18/06/2014 Dealing with mass fatalities
This week Charlie Maclean-Bristol discusses mass fatalities.
Recently I went to an excellent seminar in Dundee organised by the Tayside Local Resilience Partnership titled “Managing responders needs during a mass fatalities incident”. The day was mainly aimed at the emergency services and the local authority, who would respond to an incident with mass casualties and discussed how to look after your staff who have been involved or responded to the incident. The main presenter was Dr Lucy Easthope, an academic, who was excellent. There was also a case study presented on the Clutha incident in Glasgow where the helicopter crashed into the roof of a bar.
Listening to the lectures and people taking about their experiences was quite humbling and very much brought home to me the reality of the incidents we plan for as business continuity people. When we develop business continuity we are very much focused on objects, buildings, telephony, IT and suppliers and sometimes I think we treat our staff as another object. Our plan for lack of staff is to go to a temping agency and hire new staff and we often ignore or play lip service to all the “people issues” which are associated with death or serious injury to our staff. Going to the seminar reminded me of the human aspects of an incident and how even just the death of one person in the workplace, not even as part of an incident, can have a major impact on an organisation.
Some notes from the seminar, which I thought, I would share with you.
1. I like this quote “There are usually existing cracks and the emergency just makes them bigger”. This could equally refer to flaws within your processes as well as the effect on people.
2. Of those that responded to events with mass fatalities, 25% had symptoms of anxiety, depression and insomnia after the event while 35% of people felt better about themselves. For us this is important as if we have a major event involving our organisation up to 50% of our staff may not really be interested in getting back to the day job and working.
3. There was also another similar quote that many people, who experience a near death event, revaluate their life and leave their existing job within 18 months. This could have large business continuity implications if one of your key team members was involved in a major incident.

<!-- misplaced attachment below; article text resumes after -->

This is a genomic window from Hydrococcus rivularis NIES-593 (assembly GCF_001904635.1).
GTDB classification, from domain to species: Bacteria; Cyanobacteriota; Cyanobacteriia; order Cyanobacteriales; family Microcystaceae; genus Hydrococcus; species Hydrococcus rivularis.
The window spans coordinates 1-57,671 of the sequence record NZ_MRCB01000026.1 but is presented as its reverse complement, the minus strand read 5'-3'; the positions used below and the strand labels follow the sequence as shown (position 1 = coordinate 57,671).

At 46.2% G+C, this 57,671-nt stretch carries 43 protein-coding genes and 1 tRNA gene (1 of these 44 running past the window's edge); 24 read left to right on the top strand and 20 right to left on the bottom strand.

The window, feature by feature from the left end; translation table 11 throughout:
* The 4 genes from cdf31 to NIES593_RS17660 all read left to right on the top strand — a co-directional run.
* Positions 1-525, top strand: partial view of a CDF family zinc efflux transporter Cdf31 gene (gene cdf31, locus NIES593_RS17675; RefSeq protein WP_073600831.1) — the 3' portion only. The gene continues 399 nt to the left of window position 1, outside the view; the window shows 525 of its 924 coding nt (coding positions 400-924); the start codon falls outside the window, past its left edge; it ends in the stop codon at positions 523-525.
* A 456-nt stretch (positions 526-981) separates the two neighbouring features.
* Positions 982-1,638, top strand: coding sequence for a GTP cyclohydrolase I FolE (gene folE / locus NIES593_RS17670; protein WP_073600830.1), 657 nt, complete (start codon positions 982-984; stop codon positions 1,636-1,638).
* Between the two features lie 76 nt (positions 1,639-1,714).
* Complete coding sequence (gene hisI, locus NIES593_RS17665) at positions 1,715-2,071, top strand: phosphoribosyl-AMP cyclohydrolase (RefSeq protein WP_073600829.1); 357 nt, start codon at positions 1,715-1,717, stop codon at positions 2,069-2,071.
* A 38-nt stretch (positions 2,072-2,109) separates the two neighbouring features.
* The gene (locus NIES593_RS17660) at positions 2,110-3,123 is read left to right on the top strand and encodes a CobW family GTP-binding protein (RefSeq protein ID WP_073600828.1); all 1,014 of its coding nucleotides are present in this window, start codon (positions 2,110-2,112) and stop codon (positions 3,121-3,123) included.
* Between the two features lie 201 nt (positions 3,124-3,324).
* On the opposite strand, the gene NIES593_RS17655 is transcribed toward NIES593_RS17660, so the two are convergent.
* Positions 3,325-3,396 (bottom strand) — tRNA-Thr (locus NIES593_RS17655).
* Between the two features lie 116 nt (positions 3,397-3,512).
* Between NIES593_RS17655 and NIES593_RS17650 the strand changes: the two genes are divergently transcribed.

4. We expect emergency services to be the first responders to a major event and so perhaps we think we don’t need to have to put into place the same processes for looking after our staff. A point made at the seminar is that, based upon a number of incidents, those that respond to events are a mixture of emergency services, bystanders and those actually involved in the incident. The Clutha incident showed that a number of those passing by the pub rushed to the scene to help. This gives us the issues that members of our staff could have responded to an event not involving our organisation, which could be very traumatic. Do you have plans in place for looking after them?
5. Some of the practicalities of managing the aftermath of incidents were mentioned. Glasgow City Council, for example, had to find suitable staff for a number of days to man the book of condolence.
6. If you have an occupational health service is it within their contract to provide a service to look after your staff after a major event, and do they have a capacity to provide a service if a large number of staff are affected?
7. When is it time to disengage from incident mode, reinstate the normal boundaries of the workplace and return to business as normal? Who makes this decision?
The final points which came home to me is how sensitively these situations must be managed, especially when we say, “people are our greatest asset”. We cannot forget how time consuming the situations can be, and therefore how much of an impact they will have on your workplace. Finally, how long an incident can go on having an impact on people - Hillsborough was mentioned a number of times and how, 24 years on, the incident is still having a major effect on the lives of those directly and indirectly involved.